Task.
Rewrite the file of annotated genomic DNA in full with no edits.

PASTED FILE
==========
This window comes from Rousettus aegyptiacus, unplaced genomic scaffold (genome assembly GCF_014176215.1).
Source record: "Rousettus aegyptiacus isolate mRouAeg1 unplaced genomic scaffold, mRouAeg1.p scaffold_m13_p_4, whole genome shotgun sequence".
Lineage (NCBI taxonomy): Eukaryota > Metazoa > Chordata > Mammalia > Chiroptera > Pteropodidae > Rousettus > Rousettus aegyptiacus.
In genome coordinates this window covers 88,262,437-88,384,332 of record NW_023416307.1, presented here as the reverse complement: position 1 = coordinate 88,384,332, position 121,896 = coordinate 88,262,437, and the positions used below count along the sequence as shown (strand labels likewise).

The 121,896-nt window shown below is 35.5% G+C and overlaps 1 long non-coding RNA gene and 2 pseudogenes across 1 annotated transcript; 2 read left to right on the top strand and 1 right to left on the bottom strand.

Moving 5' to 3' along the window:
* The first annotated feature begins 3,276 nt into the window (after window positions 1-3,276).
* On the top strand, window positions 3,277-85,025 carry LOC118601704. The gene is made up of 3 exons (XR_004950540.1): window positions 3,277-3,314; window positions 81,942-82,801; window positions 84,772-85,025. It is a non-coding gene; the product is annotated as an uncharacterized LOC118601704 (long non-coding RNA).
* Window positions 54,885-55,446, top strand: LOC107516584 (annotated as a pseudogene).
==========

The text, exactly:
This window comes from Rousettus aegyptiacus, unplaced genomic scaffold (genome assembly GCF_014176215.1).
Source record: "Rousettus aegyptiacus isolate mRouAeg1 unplaced genomic scaffold, mRouAeg1.p scaffold_m13_p_4, whole genome shotgun sequence".
Lineage (NCBI taxonomy): Eukaryota > Metazoa > Chordata > Mammalia > Chiroptera > Pteropodidae > Rousettus > Rousettus aegyptiacus.
In genome coordinates this window covers 88,262,437-88,384,332 of record NW_023416307.1, presented here as the reverse complement: position 1 = coordinate 88,384,332, position 121,896 = coordinate 88,262,437, and the positions used below count along the sequence as shown (strand labels likewise).

The 121,896-nt window shown below is 35.5% G+C and overlaps 1 long non-coding RNA gene and 2 pseudogenes across 1 annotated transcript; 2 read left to right on the top strand and 1 right to left on the bottom strand.

Moving 5' to 3' along the window:
* The first annotated feature begins 3,276 nt into the window (after window positions 1-3,276).
* On the top strand, window positions 3,277-85,025 carry LOC118601704. The gene is made up of 3 exons (XR_004950540.1): window positions 3,277-3,314; window positions 81,942-82,801; window positions 84,772-85,025. It is a non-coding gene; the product is annotated as an uncharacterized LOC118601704 (long non-coding RNA).
* Window positions 54,885-55,446, top strand: LOC107516584 (annotated as a pseudogene).